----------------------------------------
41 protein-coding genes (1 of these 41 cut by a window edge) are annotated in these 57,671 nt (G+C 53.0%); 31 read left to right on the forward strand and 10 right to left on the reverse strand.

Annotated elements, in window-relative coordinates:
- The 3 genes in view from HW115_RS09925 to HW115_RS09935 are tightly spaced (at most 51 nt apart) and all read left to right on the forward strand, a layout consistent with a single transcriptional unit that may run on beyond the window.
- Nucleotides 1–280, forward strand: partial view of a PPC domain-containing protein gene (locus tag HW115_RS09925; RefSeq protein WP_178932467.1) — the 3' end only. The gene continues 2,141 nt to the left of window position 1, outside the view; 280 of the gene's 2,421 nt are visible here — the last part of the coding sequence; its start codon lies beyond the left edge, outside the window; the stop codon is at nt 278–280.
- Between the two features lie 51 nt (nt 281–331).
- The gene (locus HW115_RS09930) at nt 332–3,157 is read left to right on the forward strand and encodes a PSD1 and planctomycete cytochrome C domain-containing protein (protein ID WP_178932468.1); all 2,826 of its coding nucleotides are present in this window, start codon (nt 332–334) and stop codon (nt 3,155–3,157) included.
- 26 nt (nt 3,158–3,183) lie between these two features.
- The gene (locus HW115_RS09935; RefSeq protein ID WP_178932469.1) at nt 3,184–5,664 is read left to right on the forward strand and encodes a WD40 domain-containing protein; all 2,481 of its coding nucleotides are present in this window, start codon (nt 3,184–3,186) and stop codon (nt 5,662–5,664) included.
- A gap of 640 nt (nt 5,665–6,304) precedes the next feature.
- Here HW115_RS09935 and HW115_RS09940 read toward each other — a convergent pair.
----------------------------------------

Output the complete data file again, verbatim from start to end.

41 protein-coding genes (1 of these 41 cut by a window edge) are annotated in these 57,671 nt (G+C 53.0%); 31 read left to right on the forward strand and 10 right to left on the reverse strand.

Annotated elements, in window-relative coordinates:
- The 3 genes in view from HW115_RS09925 to HW115_RS09935 are tightly spaced (at most 51 nt apart) and all read left to right on the forward strand, a layout consistent with a single transcriptional unit that may run on beyond the window.
- Nucleotides 1–280, forward strand: partial view of a PPC domain-containing protein gene (locus tag HW115_RS09925; RefSeq protein WP_178932467.1) — the 3' end only. The gene continues 2,141 nt to the left of window position 1, outside the view; 280 of the gene's 2,421 nt are visible here — the last part of the coding sequence; its start codon lies beyond the left edge, outside the window; the stop codon is at nt 278–280.
- Between the two features lie 51 nt (nt 281–331).
- The gene (locus HW115_RS09930) at nt 332–3,157 is read left to right on the forward strand and encodes a PSD1 and planctomycete cytochrome C domain-containing protein (protein ID WP_178932468.1); all 2,826 of its coding nucleotides are present in this window, start codon (nt 332–334) and stop codon (nt 3,155–3,157) included.
- 26 nt (nt 3,158–3,183) lie between these two features.
- The gene (locus HW115_RS09935; RefSeq protein ID WP_178932469.1) at nt 3,184–5,664 is read left to right on the forward strand and encodes a WD40 domain-containing protein; all 2,481 of its coding nucleotides are present in this window, start codon (nt 3,184–3,186) and stop codon (nt 5,662–5,664) included.
- A gap of 640 nt (nt 5,665–6,304) precedes the next feature.
- Here HW115_RS09935 and HW115_RS09940 read toward each other — a convergent pair.